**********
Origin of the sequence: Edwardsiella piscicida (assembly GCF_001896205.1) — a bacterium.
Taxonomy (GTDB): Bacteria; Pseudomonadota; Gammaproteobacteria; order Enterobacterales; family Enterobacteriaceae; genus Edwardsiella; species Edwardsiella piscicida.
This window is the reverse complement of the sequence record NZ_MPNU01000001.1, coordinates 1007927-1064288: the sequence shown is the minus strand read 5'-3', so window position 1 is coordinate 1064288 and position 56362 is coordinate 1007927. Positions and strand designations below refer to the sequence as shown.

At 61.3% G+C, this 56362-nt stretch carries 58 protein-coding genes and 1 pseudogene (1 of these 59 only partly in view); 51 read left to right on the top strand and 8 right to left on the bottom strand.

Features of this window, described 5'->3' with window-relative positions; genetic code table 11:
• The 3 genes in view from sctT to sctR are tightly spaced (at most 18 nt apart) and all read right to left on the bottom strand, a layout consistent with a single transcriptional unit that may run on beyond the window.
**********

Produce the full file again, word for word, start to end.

Origin of the sequence: Edwardsiella piscicida (assembly GCF_001896205.1) — a bacterium.
Taxonomy (GTDB): Bacteria; Pseudomonadota; Gammaproteobacteria; order Enterobacterales; family Enterobacteriaceae; genus Edwardsiella; species Edwardsiella piscicida.
This window is the reverse complement of the sequence record NZ_MPNU01000001.1, coordinates 1007927-1064288: the sequence shown is the minus strand read 5'-3', so window position 1 is coordinate 1064288 and position 56362 is coordinate 1007927. Positions and strand designations below refer to the sequence as shown.

At 61.3% G+C, this 56362-nt stretch carries 58 protein-coding genes and 1 pseudogene (1 of these 59 only partly in view); 51 read left to right on the top strand and 8 right to left on the bottom strand.

Features of this window, described 5'->3' with window-relative positions; genetic code table 11:
• The 3 genes in view from sctT to sctR are tightly spaced (at most 18 nt apart) and all read right to left on the bottom strand, a layout consistent with a single transcriptional unit that may run on beyond the window.